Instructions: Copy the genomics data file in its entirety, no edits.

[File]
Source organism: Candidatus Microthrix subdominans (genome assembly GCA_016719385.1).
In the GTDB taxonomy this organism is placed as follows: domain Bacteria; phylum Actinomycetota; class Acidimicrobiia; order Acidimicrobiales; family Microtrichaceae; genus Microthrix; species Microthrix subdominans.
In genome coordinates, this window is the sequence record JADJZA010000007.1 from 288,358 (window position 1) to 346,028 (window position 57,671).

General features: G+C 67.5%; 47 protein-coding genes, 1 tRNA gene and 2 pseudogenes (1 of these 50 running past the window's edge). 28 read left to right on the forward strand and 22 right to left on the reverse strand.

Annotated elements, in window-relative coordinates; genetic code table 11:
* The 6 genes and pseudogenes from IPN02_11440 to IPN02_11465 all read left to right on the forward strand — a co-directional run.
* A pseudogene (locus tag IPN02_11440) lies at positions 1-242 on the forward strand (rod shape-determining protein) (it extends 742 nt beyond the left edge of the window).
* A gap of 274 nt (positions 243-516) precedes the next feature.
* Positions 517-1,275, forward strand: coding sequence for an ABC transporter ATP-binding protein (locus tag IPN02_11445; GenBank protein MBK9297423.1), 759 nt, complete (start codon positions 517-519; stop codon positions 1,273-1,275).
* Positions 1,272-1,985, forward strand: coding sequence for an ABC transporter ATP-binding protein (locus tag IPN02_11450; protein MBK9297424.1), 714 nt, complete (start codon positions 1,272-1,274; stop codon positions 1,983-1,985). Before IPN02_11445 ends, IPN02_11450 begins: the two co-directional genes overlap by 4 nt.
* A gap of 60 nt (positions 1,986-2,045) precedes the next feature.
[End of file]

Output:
Source organism: Candidatus Microthrix subdominans (genome assembly GCA_016719385.1).
In the GTDB taxonomy this organism is placed as follows: domain Bacteria; phylum Actinomycetota; class Acidimicrobiia; order Acidimicrobiales; family Microtrichaceae; genus Microthrix; species Microthrix subdominans.
In genome coordinates, this window is the sequence record JADJZA010000007.1 from 288,358 (window position 1) to 346,028 (window position 57,671).

General features: G+C 67.5%; 47 protein-coding genes, 1 tRNA gene and 2 pseudogenes (1 of these 50 running past the window's edge). 28 read left to right on the forward strand and 22 right to left on the reverse strand.

Annotated elements, in window-relative coordinates; genetic code table 11:
* The 6 genes and pseudogenes from IPN02_11440 to IPN02_11465 all read left to right on the forward strand — a co-directional run.
* A pseudogene (locus tag IPN02_11440) lies at positions 1-242 on the forward strand (rod shape-determining protein) (it extends 742 nt beyond the left edge of the window).
* A gap of 274 nt (positions 243-516) precedes the next feature.
* Positions 517-1,275, forward strand: coding sequence for an ABC transporter ATP-binding protein (locus tag IPN02_11445; GenBank protein MBK9297423.1), 759 nt, complete (start codon positions 517-519; stop codon positions 1,273-1,275).
* Positions 1,272-1,985, forward strand: coding sequence for an ABC transporter ATP-binding protein (locus tag IPN02_11450; protein MBK9297424.1), 714 nt, complete (start codon positions 1,272-1,274; stop codon positions 1,983-1,985). Before IPN02_11445 ends, IPN02_11450 begins: the two co-directional genes overlap by 4 nt.
* A gap of 60 nt (positions 1,986-2,045) precedes the next feature.